With the 2014 Sochi Olympic Winter Games on the horizon, one can’t help but feel nostalgic here on Canada’s west coast. It was, after all, just four short years ago that British Columbia welcomed the world during 27 days of celebration and sport. We won the most gold medals ever on home soil during Winter Olympic competition, but more importantly, we won over more than a few hearts, thanks to the beauty of our landscape and the warmth of our people.
Today, British Columbia continues to draw grand-scale contests, with the Special Olympics Canada 2014 Summer Games and the final game of the FIFA 2015 Women’s World Cup both set for Vancouver, along with the 2015 Canada Winter Games primed for action in Northern BC. And while our province proves an ideal stage for world-class competition, it’s the lasting legacies, both tangible and intangible, that live on today.
So, grab your skis, skates, mittens and more, and revive the Olympic spirit, right here in Canada’s westernmost province:
Whistler Sliding Centre
Start at the Whistler Sliding Centre’s fast track, where spandex-clad athletes battled it out during 2010 luge, bobsleigh and skeleton competitions. You’ll feel the rush along the course’s twists and turns, thanks to two open-to-the-public sliding adventures sure to get you going: the solo, head-first Skeleton Ride Experience (with speeds up to 100 kilometres or 62 miles per hour) and the team-spirited Bobsleigh Ride Experience (which cruises up to 125 kilometres or 77 miles per hour). Safety reigns during outings that include a helmet fitting, sled familiarization, track etiquette, precautionary guidelines and a mock run. And while your start point is just one third of the way up the track, rest assured, there’s still plenty of opportunity to shriek your way down this fast and technical run.
Whistler Olympic Park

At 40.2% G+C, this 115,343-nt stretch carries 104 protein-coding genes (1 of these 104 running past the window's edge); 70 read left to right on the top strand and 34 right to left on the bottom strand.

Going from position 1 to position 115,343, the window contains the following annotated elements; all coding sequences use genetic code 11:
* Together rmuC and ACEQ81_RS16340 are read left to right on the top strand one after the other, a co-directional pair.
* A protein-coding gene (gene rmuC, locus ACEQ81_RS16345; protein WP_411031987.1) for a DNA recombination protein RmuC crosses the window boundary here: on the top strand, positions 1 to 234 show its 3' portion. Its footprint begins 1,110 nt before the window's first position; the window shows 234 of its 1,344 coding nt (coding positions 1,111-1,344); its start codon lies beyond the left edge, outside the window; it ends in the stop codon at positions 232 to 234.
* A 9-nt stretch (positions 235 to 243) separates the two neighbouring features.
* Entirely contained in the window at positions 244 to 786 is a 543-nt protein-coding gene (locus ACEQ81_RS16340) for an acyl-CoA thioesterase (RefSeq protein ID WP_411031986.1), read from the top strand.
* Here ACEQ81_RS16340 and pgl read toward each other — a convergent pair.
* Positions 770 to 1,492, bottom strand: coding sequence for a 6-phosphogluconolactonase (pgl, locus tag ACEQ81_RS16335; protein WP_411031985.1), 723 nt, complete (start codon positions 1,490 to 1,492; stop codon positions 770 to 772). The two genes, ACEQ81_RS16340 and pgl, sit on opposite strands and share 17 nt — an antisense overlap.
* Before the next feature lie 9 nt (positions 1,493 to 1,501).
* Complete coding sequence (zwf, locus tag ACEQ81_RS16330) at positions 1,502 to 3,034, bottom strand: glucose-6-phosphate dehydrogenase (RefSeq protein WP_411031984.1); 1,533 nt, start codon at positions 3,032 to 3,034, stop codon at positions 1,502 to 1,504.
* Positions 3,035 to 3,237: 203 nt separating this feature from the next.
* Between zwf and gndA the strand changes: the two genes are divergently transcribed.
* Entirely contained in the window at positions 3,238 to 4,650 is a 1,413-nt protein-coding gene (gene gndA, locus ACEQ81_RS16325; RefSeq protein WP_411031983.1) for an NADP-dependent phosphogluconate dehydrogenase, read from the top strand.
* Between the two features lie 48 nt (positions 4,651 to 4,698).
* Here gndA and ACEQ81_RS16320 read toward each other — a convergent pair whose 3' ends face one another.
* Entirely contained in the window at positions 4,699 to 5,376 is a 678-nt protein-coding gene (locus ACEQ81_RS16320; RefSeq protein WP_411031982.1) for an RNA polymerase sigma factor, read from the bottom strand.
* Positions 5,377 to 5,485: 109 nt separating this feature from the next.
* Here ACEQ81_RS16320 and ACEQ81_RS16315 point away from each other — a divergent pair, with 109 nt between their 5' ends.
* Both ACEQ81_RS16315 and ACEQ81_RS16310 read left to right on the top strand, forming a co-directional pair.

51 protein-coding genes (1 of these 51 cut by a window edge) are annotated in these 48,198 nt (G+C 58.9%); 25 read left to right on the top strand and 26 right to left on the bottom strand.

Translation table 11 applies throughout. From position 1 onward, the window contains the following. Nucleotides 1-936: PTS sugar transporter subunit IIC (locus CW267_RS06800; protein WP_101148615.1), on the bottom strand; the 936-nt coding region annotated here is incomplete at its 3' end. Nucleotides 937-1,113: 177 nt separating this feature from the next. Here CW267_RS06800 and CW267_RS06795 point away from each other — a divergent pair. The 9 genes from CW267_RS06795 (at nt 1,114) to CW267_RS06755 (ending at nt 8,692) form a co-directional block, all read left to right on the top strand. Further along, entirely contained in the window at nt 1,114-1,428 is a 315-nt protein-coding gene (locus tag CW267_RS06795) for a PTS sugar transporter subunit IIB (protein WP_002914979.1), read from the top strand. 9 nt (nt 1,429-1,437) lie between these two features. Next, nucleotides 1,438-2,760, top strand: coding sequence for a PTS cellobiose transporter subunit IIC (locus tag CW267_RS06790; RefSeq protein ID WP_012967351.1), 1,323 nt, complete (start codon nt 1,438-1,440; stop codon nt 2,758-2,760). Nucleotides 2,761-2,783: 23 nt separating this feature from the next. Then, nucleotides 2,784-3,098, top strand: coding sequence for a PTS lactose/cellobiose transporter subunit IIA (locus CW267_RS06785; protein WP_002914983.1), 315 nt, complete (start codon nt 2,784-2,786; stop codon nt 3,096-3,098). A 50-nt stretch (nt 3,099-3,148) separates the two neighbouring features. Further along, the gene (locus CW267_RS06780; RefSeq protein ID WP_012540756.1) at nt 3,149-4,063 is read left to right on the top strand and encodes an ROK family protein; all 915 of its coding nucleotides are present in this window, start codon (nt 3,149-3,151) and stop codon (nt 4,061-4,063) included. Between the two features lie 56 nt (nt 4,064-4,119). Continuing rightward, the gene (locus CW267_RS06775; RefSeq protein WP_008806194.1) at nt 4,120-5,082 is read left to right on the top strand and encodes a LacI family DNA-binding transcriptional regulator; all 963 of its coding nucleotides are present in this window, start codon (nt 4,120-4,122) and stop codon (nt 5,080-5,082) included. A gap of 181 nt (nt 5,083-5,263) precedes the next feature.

Something more sedate? Along the looped cross-country trails of Whistler Olympic Park, host site for the 2010 Winter Games Nordic events, enthusiasts can raise the heart rate in an entirely different manner with the Discover Biathlon program, an expert pairing of cross-country skiing (skate technique) and rifle marksmanship. Bonus: you can test your rifle skills year round, and should you wish to take to the trails during warm weather months, bikes, instead of skis, will blaze the trail in summer.
The nearby slopes of Whistler Blackcomb beckon, particularly to those eager to carve some tracks along the same runs that were spotlighted during the 2010 Winter Games men’s and women’s alpine events. Ski the Dave Murray Downhill, snowboard along Franz’s Run, or better yet, hook up with the ultimate guide, courtesy of WB’s Ski With An Olympian program. With its winning combination of top-of-the-line gear and time spent with a pro (read: eternal bragging rights), this is one outing that won’t soon be forgotten.
Lost Lake Passivhaus
Should cross-country be more your speed, strap on the skinny skis and head to Lost Lake Passivhaus. This former Games-time headquarters for the Austrian Olympic Committee and Austrian Public Broadcasting Corporation has been reinvented as an ultra-low-energy day lodge and hub for cross-country skiers, the Whistler Off Road Cycling Association (WORCA) and the Whistler Nordics Ski Club.
Whistler Olympic Plaza
Embraced by mountains cloaked in white, the Whistler Olympic Plaza thrummed nightly with medal ceremonies and concerts during the 2010 Winter Games. Today, this gathering place still draws the masses with music, all-ages entertainment and even skating in winter. Little ones love the accessible playground, while shutterbugs can’t resist the opportunity to snap a pic or two of the plaza’s mammoth Olympic Rings and Paralympic Agitos.
Sea to Sky Highway
And that aforementioned highway that connects Whistler to Vancouver? Aptly named the Sea-to-Sky Highway, this scenic stretch received a substantial infrastructure upgrade to widen and straighten the road, cutting travel time significantly. That is, if you don’t pull in along the roadside stops to take in the glorious mountain-and-ocean scenery.